Acute kidney injury (AKI), also known as acute renal failure, is one of the main contributors to death and disability worldwide, yet no preventive treatment for the condition has been established. In a new study published in the journal Cell Death and Differentiation, a team of researchers led by scientists from Roswell Park Cancer Institute (RPCI) reports that they have identified 10 genes whose inhibition appears to protect kidney cells. The findings point the way to strategies for preventing AKI, perhaps through treatment with existing, well-tolerated drugs, and may also help to evade drug resistance in cancer therapy.
AKI is often prompted by ischemia, or loss of blood flow, which restricts the supply of oxygen and nutrients to the affected tissues. "It is a global clinical problem with increasing incidence, dire consequences, unsatisfactory therapeutic options, and an enormous financial burden to societies worldwide," the authors write. The mortality of those who experience AKI, they note, "may approach or even exceed 50 percent, and those that survive face prolonged hospitalization and significant increases in morbidity."
The research team, led by Eugene Kandel, PhD, Assistant Member and Assistant Professor of Oncology in the Department of Cell Stress Biology at Roswell Park, used high-throughput functional-genomics technology to uncover 10 genes, interference with which protects kidney epithelial cells in ischemia-like conditions. Further experiments have shown that chemical inhibition of the product of one of the genes -- TACR1 -- reduces the extent of ischemic AKI in laboratory models. The team also found that some of these same genes are involved in how cells respond to not only ischemia but other damaging stresses as well, including those triggered by anti-cancer therapy.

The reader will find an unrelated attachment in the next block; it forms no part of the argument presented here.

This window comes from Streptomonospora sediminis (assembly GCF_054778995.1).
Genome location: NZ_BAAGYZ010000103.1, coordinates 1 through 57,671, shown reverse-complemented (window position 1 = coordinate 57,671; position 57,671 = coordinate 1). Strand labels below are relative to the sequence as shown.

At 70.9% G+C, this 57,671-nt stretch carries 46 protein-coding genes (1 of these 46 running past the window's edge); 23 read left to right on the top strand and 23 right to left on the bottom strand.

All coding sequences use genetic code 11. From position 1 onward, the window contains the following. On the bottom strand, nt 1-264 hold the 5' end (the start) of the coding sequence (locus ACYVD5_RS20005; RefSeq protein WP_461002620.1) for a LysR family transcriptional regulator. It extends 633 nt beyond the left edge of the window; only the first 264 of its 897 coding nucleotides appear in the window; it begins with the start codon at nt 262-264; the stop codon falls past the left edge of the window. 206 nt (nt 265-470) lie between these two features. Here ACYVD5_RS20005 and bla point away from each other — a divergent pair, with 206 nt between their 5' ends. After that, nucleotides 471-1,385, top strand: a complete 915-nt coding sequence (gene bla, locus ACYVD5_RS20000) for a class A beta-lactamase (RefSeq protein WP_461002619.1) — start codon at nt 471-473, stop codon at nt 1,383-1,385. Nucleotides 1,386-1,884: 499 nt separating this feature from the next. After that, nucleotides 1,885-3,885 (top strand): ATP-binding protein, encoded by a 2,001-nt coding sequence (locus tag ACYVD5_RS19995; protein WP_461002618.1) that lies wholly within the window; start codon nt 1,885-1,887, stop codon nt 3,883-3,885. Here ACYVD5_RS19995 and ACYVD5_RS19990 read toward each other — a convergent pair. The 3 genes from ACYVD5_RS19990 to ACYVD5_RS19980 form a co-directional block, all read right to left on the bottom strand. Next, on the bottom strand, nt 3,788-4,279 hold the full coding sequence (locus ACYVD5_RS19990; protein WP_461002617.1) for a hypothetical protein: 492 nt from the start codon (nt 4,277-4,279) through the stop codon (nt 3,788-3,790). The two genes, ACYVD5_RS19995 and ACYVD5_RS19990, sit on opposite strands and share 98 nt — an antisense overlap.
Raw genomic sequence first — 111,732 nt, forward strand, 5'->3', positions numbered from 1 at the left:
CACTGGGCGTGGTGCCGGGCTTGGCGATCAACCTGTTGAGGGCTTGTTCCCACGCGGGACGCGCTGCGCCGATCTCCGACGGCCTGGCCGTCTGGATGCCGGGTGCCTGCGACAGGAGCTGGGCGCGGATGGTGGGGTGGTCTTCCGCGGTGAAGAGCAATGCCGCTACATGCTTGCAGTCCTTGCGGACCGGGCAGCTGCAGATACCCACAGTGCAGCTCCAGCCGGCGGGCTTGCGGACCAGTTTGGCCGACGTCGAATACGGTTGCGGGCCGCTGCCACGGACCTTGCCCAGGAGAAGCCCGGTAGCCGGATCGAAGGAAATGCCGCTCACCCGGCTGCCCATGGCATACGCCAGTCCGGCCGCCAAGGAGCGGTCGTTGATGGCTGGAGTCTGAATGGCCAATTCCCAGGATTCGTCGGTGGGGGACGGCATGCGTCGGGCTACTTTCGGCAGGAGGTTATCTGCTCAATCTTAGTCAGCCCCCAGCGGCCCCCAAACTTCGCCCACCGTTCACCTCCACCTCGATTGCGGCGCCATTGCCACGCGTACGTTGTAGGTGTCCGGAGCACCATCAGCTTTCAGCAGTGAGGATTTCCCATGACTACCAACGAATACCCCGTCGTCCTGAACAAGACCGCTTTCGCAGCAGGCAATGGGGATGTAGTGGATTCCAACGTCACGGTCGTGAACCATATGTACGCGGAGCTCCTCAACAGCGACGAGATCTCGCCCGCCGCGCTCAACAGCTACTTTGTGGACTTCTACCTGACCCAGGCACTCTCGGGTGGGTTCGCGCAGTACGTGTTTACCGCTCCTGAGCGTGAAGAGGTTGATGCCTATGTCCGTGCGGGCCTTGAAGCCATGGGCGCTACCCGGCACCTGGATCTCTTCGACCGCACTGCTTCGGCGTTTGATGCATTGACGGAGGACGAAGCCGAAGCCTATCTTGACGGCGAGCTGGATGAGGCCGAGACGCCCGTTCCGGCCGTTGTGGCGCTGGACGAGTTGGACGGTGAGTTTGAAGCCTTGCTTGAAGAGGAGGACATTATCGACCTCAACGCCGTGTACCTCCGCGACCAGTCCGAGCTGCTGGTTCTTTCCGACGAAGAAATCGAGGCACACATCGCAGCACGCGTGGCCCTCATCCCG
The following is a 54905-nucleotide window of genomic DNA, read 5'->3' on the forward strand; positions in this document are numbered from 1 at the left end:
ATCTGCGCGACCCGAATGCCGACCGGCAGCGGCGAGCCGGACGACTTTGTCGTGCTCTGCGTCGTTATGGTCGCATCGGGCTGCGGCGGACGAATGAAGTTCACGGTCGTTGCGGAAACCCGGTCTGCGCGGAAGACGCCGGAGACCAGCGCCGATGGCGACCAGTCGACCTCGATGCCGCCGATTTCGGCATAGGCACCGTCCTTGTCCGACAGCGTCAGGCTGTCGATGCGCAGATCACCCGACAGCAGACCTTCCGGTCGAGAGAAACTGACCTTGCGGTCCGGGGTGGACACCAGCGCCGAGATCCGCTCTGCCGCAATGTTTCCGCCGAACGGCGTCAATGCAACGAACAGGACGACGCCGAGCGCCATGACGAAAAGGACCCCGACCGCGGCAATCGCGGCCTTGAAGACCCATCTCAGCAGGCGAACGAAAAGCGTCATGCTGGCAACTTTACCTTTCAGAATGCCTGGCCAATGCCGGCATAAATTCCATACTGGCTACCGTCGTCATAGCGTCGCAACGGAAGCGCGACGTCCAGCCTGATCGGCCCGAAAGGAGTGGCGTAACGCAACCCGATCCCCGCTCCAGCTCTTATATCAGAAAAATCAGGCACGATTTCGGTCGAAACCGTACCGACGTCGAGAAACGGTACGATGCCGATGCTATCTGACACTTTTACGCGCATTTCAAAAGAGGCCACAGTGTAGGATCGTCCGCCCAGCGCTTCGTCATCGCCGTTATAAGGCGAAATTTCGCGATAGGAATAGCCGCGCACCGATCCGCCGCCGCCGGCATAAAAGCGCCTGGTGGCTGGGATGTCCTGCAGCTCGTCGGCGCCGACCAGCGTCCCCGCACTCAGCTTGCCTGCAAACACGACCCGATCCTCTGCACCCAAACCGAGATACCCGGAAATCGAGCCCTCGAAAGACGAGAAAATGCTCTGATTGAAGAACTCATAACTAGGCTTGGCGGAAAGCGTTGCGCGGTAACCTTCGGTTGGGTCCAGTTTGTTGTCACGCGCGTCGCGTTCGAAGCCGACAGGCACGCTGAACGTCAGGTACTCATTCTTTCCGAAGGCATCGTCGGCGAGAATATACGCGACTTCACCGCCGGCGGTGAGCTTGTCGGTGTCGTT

"We are looking forward to clinical translation of our work," says Dr. Kandel. "A lot of preclinical and clinical testing is yet to be done, but it is encouraging that well-characterized drugs that target the product of TACR1 gene already exist. Our findings also give some clues as to how tumor cells could tolerate ischemia-like conditions and why some cancers don't respond well to therapy. In the long term, this knowledge may help us to match cancer therapy to the pre-existing mutations in a given tumor in order to overcome drug resistance and prevent harmful side effects."
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